CARTHAGE, Mo. — This year is the 20th anniversary of Carthage High School hosting SoundFest – a show choir competition featuring junior and high school performers from across the four-state area.
CHS Choir Director Katie Crigger anticipates 28 high schools will be represented at the event slated Feb. 24-25 at the Carthage High School gymnasium. The first evening is designated for junior high show choirs, starting at 6 p.m., with Carthage’s exhibition at 7:40 p.m. On Saturday, Feb. 25, performances will begin at 8 a.m. and won’t stop till 11:30 p.m. Carthage’s all-female show choir, Suite Sounds, will perform at 1:15 p.m., and the co-ed group Soundwave will perform at 7:45 p.m.
“We typically will have upwards of 2,000 people in and out if the building over those two days,” Crigger said. “We expanded to the two-day event a few years ago with the increase of junior high groups in our area. This is our program’s largest fundraiser, and the community can help in numerous ways – One is, come watch!”
For $10, the community is invited to come enjoy hours of entertainment. Another way to support the CHS show choirs is to volunteer.
“It takes well over 200 volunteers to make this thing work,” Crigger said. “Or, we accept donations of food or funds for our kids. Any items we can get covered allows us to do more for our program.”
SoundFest showcases a lot of heart on the stage – but also behind the scenes. In her 13th year overseeing the program, Crigger is a CHS alumna who never stopped seeing the benefits of the performing arts. One of her former students, 2015 CHS All-State Honor Choir graduate Joshua Pruss, expressed the impact the program has had on his life.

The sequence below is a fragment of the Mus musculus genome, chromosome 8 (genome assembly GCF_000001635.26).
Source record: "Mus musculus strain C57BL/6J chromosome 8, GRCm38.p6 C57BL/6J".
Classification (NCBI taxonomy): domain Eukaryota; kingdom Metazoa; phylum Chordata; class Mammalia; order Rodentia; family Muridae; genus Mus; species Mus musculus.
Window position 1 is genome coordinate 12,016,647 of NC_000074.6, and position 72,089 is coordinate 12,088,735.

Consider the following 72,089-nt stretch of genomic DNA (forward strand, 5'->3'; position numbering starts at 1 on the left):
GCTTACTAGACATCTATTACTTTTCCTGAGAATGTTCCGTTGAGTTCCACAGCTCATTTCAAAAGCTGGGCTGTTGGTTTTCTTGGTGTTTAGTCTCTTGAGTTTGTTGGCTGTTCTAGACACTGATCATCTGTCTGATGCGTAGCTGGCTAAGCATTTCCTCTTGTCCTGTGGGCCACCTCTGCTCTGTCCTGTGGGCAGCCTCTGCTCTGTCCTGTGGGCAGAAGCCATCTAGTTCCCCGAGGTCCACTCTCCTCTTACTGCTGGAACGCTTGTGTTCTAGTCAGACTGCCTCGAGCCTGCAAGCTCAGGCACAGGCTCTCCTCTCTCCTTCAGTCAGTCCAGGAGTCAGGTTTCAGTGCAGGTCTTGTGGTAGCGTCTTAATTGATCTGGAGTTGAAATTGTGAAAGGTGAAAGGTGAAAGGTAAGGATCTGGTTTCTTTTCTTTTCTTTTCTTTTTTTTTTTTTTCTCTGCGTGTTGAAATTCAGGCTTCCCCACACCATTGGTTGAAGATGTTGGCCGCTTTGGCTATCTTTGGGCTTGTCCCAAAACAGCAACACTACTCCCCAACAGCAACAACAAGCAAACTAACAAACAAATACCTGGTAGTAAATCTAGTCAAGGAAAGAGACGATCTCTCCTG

“It was through CHS choir that I discovered a voice I didn’t know I had at the time,” Pruss said. “I can never be more grateful for that. It’s helped me embrace more about what makes me, as an artist, expressive. Music as a whole is a form of expression that transcends generations, and I learned that it was more than just looking pretty and sounding good. It’s an expression of the heart.”
Years of testimonies like Pruss’s – and shelves of awards to prove the hard work – continued to build a successful program for CHS. In 2015, SoundFest had to relocate from the Carthage R-9 Auditorium to the current high school gymnasium for seating and fire code regulations. But this gym setting has its setbacks.
“Right now, we host the event in the main gym, requiring upwards of $10,000 of equipment every year,” Crigger said. “We start setup two days before, which displaces the basketball teams for a few days as they go into districts, but we are thankful that they let us use the space.”
Carthage voters will decide in April to begin construction of a new Performing Arts Center, and Crigger says it’s definitely needed.
“No matter how much sound reinforcement you bring in, it’s still singing in a gym, which is really hard,” Crigger said. “A performing arts center would allow us to have this event in a space designed for it. We wouldn’t be relying on outside equipment every year and would not have to displace the basketball teams every year … We are incredibly thankful we can, but are looking forward to having an actual ‘home’ hopefully sooner than later. By early afternoon the gym is packed, and stays that way through the preliminary round. With the way we have to set up, we can only utilize about half the seats, but it’s overflowing. With a center, seating would be more accessible, the performances would be all-around better because you are in a space built for performing. SoundFest is one of the largest indoor events hosted by CHS. If you have never been, I encourage you to come and see for yourself what it’s about. You will see why a performing arts center is so needed by this community.”